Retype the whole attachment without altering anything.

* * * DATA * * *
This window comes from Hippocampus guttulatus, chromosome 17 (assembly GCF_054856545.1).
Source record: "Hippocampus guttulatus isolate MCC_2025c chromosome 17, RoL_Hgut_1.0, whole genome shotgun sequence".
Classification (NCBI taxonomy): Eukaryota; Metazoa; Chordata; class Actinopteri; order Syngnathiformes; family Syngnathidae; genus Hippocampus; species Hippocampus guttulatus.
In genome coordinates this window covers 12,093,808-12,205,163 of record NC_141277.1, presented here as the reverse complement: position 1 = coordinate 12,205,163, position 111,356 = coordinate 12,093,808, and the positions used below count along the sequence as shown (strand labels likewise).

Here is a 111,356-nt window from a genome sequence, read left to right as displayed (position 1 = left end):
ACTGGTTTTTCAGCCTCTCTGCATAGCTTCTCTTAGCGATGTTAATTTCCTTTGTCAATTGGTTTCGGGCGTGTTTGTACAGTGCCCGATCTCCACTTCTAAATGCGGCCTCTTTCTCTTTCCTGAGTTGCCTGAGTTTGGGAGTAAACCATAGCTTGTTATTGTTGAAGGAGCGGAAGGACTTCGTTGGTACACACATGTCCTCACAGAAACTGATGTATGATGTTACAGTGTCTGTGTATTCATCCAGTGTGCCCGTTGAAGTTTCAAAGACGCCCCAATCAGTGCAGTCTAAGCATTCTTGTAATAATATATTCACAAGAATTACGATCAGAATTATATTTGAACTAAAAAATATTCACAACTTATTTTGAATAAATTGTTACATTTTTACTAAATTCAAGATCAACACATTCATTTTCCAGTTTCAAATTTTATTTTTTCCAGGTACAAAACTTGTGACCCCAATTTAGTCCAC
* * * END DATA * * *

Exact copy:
This window comes from Hippocampus guttulatus, chromosome 17 (assembly GCF_054856545.1).
Source record: "Hippocampus guttulatus isolate MCC_2025c chromosome 17, RoL_Hgut_1.0, whole genome shotgun sequence".
Classification (NCBI taxonomy): Eukaryota; Metazoa; Chordata; class Actinopteri; order Syngnathiformes; family Syngnathidae; genus Hippocampus; species Hippocampus guttulatus.
In genome coordinates this window covers 12,093,808-12,205,163 of record NC_141277.1, presented here as the reverse complement: position 1 = coordinate 12,205,163, position 111,356 = coordinate 12,093,808, and the positions used below count along the sequence as shown (strand labels likewise).

Here is a 111,356-nt window from a genome sequence, read left to right as displayed (position 1 = left end):
ACTGGTTTTTCAGCCTCTCTGCATAGCTTCTCTTAGCGATGTTAATTTCCTTTGTCAATTGGTTTCGGGCGTGTTTGTACAGTGCCCGATCTCCACTTCTAAATGCGGCCTCTTTCTCTTTCCTGAGTTGCCTGAGTTTGGGAGTAAACCATAGCTTGTTATTGTTGAAGGAGCGGAAGGACTTCGTTGGTACACACATGTCCTCACAGAAACTGATGTATGATGTTACAGTGTCTGTGTATTCATCCAGTGTGCCCGTTGAAGTTTCAAAGACGCCCCAATCAGTGCAGTCTAAGCATTCTTGTAATAATATATTCACAAGAATTACGATCAGAATTATATTTGAACTAAAAAATATTCACAACTTATTTTGAATAAATTGTTACATTTTTACTAAATTCAAGATCAACACATTCATTTTCCAGTTTCAAATTTTATTTTTTCCAGGTACAAAACTTGTGACCCCAATTTAGTCCAC